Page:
Goserelin, or Zoladex

Goserelin, or Zoladex

This chemotherapy and cancer drugs article is about Goserelin (Zoladex) which is a GNRH analogue, meaning it is a synthetic equivalent.  GNRH stands for gonadotrophin-releasing hormone.

Made in the brain, GNRH causes the pituitary gland to make more luteinising hormone (LH) and follicle stimulating hormone, which are involved in reproduction. These decrease oestrogen levels and testosterone levels, in both women and men. This can stop the growth of certain cancer cells and uterine cells. (It is also used in some cases of endometriosis)

It is used to treat early breast cancer in pre-menopausal women. It is suitable for women who have oestrogen receptor positive tumours. It is also used to treat pre-menopausal women with secondary breast cancer. 

It is also used to stop testosterone (and oestrogen) production in men with prostate cancer. 

Zoladex is typically given by subcutaneous injection (under the skin) once a month.

Side effects for women can include: hot flushes, decreased sex drive and vaginal dryness. Most women will start their periods again within six months of their last injection, but in some cases women will go through early menopause. According to Medical sites in the USA the drug can result in a worsening of conditions in women in the short-term.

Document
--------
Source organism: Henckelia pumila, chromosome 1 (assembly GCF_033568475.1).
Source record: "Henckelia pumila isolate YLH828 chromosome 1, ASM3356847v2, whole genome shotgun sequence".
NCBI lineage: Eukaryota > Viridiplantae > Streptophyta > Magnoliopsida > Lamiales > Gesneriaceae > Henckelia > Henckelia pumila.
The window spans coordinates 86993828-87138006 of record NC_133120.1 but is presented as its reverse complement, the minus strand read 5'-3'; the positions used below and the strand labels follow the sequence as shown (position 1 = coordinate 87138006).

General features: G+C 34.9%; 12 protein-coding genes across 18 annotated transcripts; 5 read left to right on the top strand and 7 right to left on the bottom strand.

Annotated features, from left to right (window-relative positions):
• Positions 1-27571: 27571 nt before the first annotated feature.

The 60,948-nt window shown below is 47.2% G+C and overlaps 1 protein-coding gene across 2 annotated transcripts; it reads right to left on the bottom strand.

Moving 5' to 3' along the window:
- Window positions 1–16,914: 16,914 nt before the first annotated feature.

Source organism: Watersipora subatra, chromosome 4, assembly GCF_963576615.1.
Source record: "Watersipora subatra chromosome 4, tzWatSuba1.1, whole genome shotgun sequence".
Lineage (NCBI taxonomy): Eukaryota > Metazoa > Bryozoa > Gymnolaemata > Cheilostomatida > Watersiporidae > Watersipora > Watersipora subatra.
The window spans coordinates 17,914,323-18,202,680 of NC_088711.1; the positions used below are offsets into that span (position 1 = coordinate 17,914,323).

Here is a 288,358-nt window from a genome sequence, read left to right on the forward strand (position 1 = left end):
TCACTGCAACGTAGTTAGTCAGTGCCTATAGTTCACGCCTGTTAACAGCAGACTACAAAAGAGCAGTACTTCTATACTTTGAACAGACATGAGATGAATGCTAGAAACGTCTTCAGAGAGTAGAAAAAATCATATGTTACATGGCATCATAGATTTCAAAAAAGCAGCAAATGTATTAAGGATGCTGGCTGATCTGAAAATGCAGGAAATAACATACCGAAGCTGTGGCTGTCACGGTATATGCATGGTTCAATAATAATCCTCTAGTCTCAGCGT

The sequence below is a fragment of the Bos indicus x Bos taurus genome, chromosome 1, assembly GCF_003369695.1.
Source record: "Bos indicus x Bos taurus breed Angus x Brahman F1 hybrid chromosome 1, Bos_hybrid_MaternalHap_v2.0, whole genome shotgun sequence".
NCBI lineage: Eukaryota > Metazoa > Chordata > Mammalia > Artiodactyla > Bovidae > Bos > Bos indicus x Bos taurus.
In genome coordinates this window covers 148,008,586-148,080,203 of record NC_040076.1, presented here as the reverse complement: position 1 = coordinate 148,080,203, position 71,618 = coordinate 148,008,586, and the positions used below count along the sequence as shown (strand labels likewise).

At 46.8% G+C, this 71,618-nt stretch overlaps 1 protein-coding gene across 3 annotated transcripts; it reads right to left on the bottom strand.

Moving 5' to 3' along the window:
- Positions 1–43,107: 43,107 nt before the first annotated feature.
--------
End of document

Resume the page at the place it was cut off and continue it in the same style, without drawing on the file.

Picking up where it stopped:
Side effects for men can include: hot flushes, mood swings, impotence, breast tenderness, fatigue, weight gain, pain in muscles and joints, nausea, vomiting and mild diarrhoea.

There is a long-term risk for men and women of osteoporosis, although less of a risk for men as they have a higher base-line level. 

According to Wikipedia, memory loss may be severe and may not return to normal levels even after treatment is stopped. 

Other articles that you may find interesting are:

  1. Diet for Chemotherapy ;
  2. Beneficial bacteria ;
  3. A-Z guide to complementary therapies;
  4. Your cancer, where you can read about everything from causes to cancer treatments to complementary therapies for your cancer.
  5. How to boost your immune system.

To return to the drug list, click here.

 

 

Learn about your cancer drugs.
CancerAcitve Logo
Subscribe (Free e-Newsletter)

Join Our
Newsletter

Join Our Newsletter Signup today for free and be the first to get notified on new updates.